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13 minutes ago, JFW657 said:

I thought Trader Joe's was overpriced for the so-so quality of the food they sell, but $7 bucks for a bag of chips is... well, with prices like that, they should call it Foolish Market.

.

*takes away JFW’s bottle of 2-buck Chuck*

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3 hours ago, HankStrong said:

Whole Foods and Fresh Market, the two most expensive grocery stores around.  I enjoy Fresh Market, to an extent, but it's also psycho-level expensive.

I'm not even referring to fresh things or store-specific things.  Name brand items.  You can buy the same bottle of juice for half the price at Publix.  I'd imagine Target or Walmart would be even less.  I went in there one day and started to pick up a bag of chips, but saw they were over $7.  Really? 

That's the business model though - get the rich folks in for the specialty goods, and then markup the staples 2-4x for insane profit margins and hope no one notices...

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Trains are already full/standing room only for many commute legs.  Can’t wait to see groceries join the party.

I don’t believe anyone is going to do their Publix run before they get on the train except for one-offs like needing milk or bread but if there’s a Trader Joe’s I think you’ll see it a lot.   If there’s anything that gives suburbanites more anxiety than navigating commuter rail, it’s parking at Trader Joe’s.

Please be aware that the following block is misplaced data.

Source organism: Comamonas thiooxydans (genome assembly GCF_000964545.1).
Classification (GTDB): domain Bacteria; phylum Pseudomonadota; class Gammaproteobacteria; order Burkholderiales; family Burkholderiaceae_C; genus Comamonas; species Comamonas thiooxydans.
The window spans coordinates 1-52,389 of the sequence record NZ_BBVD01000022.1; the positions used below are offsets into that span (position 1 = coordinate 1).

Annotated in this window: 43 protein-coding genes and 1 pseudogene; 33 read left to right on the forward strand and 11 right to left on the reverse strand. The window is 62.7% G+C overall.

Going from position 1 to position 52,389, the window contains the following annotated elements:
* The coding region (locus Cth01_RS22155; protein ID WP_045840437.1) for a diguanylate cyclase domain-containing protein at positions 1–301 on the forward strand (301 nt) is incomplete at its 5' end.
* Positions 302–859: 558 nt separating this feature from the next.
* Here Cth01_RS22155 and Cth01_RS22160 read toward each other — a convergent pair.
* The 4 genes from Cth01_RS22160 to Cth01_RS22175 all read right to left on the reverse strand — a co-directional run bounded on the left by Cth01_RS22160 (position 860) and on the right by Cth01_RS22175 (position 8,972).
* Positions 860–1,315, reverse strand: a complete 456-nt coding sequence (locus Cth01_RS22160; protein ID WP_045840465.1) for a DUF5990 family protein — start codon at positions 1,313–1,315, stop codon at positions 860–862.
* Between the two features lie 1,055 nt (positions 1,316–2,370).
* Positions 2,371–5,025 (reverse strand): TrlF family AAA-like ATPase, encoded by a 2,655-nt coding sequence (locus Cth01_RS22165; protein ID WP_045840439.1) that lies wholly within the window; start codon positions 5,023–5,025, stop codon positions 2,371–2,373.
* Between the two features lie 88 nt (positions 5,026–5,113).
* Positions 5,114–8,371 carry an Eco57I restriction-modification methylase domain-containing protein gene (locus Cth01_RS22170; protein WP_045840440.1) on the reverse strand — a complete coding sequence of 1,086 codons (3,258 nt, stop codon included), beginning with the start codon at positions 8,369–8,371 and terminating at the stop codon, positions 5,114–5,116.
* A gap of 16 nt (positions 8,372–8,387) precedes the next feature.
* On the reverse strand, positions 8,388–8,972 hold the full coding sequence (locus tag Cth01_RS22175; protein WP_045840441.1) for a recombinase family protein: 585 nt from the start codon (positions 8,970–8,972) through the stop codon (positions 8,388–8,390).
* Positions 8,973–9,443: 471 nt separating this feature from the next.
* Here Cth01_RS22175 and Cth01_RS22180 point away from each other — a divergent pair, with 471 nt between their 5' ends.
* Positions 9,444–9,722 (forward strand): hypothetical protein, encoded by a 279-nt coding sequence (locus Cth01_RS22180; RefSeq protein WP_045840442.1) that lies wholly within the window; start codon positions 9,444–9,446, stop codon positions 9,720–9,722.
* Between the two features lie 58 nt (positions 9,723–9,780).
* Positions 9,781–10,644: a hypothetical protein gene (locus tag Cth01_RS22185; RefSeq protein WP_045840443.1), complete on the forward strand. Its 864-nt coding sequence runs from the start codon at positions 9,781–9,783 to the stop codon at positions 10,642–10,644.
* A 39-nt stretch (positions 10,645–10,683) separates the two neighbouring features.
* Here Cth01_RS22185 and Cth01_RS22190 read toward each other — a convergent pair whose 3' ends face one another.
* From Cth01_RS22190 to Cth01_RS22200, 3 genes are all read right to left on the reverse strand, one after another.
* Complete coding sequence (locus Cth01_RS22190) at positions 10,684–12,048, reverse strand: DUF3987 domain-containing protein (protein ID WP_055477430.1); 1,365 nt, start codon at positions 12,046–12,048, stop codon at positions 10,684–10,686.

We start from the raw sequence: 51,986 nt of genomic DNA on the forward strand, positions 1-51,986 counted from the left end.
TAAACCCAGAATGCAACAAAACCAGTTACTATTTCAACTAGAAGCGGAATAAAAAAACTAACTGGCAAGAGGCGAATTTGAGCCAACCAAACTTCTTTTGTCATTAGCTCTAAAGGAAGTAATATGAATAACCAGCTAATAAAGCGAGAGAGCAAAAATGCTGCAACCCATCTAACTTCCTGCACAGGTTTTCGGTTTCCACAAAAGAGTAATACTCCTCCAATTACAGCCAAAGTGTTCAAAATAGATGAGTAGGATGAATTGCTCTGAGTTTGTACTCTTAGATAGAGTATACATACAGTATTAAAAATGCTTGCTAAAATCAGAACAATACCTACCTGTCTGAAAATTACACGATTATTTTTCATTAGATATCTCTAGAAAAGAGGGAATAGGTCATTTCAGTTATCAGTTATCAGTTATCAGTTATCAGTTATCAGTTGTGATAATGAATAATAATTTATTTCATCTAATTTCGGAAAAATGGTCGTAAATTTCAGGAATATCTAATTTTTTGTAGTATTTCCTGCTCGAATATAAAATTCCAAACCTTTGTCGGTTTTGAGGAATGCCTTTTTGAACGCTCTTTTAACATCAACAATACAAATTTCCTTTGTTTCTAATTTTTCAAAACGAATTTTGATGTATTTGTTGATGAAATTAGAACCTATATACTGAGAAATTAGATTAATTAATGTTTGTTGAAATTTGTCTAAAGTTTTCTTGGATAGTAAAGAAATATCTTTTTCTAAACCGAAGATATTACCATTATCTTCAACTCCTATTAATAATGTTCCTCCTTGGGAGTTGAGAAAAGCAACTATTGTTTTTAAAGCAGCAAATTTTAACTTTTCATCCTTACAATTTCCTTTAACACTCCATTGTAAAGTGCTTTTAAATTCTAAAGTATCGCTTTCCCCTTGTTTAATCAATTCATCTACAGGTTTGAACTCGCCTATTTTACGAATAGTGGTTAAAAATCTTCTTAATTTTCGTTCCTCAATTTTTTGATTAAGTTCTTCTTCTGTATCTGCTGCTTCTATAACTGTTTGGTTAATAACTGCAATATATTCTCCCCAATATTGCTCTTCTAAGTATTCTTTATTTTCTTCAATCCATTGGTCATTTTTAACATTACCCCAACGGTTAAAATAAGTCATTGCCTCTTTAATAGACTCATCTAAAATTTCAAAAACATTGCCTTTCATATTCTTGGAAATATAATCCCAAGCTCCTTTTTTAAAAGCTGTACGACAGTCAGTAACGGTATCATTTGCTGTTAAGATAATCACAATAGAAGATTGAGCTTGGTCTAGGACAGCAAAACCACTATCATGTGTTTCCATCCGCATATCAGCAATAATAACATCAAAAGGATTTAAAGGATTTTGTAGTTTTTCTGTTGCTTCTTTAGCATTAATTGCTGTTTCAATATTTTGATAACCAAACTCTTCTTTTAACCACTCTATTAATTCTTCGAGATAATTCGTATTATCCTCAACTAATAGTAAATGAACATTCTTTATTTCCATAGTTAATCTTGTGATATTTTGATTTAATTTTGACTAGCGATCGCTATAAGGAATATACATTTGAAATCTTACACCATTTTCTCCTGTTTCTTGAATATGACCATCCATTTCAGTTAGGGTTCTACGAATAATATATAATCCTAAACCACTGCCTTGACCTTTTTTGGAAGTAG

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On 4/15/2019 at 11:37 AM, spenser1058 said:

Just for prahaboheme!

https://www.orlandosentinel.com/opinion/david-whitley/os-op-ask-orlando-library-brutalism-david-whitley-2019041-story,amp.html

From the Sentinel 

I really liked Johansen’s original building. I particularly liked the way boards were imprinted in the wet concrete to give it an organic feel. The rock gardens and the second-floor entry (which would not fly in the ADA era) all made for a striking structure that fit in perfectly with what surrounded it (particularly the minimalist UC and the exterior of the Christian Science church (now St. George’s.)

The expansion, however (and the initial interior which was truly dank - that’s been fixed) simply blew away all sense of proportion to what was around it (much like the blank wall of the AT&T addition, although thankfully OPL has windows and a variety of levels and outcroppings to make it more interesting).